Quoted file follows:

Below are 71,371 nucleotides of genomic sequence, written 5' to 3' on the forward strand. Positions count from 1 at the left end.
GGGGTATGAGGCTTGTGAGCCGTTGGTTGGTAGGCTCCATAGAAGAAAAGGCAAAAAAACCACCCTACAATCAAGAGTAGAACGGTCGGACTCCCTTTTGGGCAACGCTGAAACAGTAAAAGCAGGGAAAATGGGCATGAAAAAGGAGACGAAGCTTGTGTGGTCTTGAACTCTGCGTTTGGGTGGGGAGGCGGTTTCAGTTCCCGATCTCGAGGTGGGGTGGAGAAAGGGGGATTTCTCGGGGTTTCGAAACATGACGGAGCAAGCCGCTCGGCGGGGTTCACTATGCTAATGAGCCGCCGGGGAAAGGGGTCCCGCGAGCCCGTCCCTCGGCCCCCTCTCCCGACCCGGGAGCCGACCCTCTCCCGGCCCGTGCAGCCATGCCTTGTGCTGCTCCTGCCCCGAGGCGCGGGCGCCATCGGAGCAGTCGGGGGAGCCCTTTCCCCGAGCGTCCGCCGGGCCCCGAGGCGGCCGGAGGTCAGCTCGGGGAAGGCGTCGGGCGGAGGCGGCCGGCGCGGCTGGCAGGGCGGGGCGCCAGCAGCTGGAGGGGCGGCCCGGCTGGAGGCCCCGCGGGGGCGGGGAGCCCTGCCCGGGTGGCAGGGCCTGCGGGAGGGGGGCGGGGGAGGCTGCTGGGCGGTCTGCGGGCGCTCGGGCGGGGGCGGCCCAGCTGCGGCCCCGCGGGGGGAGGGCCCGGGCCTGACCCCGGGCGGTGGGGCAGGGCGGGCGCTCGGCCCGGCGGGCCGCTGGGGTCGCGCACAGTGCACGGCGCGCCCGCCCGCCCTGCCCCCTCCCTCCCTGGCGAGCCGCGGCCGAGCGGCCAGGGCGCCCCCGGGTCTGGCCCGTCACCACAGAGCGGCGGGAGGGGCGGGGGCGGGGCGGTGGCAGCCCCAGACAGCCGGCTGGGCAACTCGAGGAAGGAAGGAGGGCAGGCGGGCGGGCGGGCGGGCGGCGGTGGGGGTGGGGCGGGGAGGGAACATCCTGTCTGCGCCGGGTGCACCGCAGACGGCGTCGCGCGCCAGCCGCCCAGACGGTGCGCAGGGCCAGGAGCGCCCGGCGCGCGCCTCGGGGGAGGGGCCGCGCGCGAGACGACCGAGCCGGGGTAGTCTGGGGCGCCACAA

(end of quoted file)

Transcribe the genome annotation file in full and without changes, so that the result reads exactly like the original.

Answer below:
Below are 71,371 nucleotides of genomic sequence, written 5' to 3' on the forward strand. Positions count from 1 at the left end.
GGGGTATGAGGCTTGTGAGCCGTTGGTTGGTAGGCTCCATAGAAGAAAAGGCAAAAAAACCACCCTACAATCAAGAGTAGAACGGTCGGACTCCCTTTTGGGCAACGCTGAAACAGTAAAAGCAGGGAAAATGGGCATGAAAAAGGAGACGAAGCTTGTGTGGTCTTGAACTCTGCGTTTGGGTGGGGAGGCGGTTTCAGTTCCCGATCTCGAGGTGGGGTGGAGAAAGGGGGATTTCTCGGGGTTTCGAAACATGACGGAGCAAGCCGCTCGGCGGGGTTCACTATGCTAATGAGCCGCCGGGGAAAGGGGTCCCGCGAGCCCGTCCCTCGGCCCCCTCTCCCGACCCGGGAGCCGACCCTCTCCCGGCCCGTGCAGCCATGCCTTGTGCTGCTCCTGCCCCGAGGCGCGGGCGCCATCGGAGCAGTCGGGGGAGCCCTTTCCCCGAGCGTCCGCCGGGCCCCGAGGCGGCCGGAGGTCAGCTCGGGGAAGGCGTCGGGCGGAGGCGGCCGGCGCGGCTGGCAGGGCGGGGCGCCAGCAGCTGGAGGGGCGGCCCGGCTGGAGGCCCCGCGGGGGCGGGGAGCCCTGCCCGGGTGGCAGGGCCTGCGGGAGGGGGGCGGGGGAGGCTGCTGGGCGGTCTGCGGGCGCTCGGGCGGGGGCGGCCCAGCTGCGGCCCCGCGGGGGGAGGGCCCGGGCCTGACCCCGGGCGGTGGGGCAGGGCGGGCGCTCGGCCCGGCGGGCCGCTGGGGTCGCGCACAGTGCACGGCGCGCCCGCCCGCCCTGCCCCCTCCCTCCCTGGCGAGCCGCGGCCGAGCGGCCAGGGCGCCCCCGGGTCTGGCCCGTCACCACAGAGCGGCGGGAGGGGCGGGGGCGGGGCGGTGGCAGCCCCAGACAGCCGGCTGGGCAACTCGAGGAAGGAAGGAGGGCAGGCGGGCGGGCGGGCGGGCGGCGGTGGGGGTGGGGCGGGGAGGGAACATCCTGTCTGCGCCGGGTGCACCGCAGACGGCGTCGCGCGCCAGCCGCCCAGACGGTGCGCAGGGCCAGGAGCGCCCGGCGCGCGCCTCGGGGGAGGGGCCGCGCGCGAGACGACCGAGCCGGGGTAGTCTGGGGCGCCACAA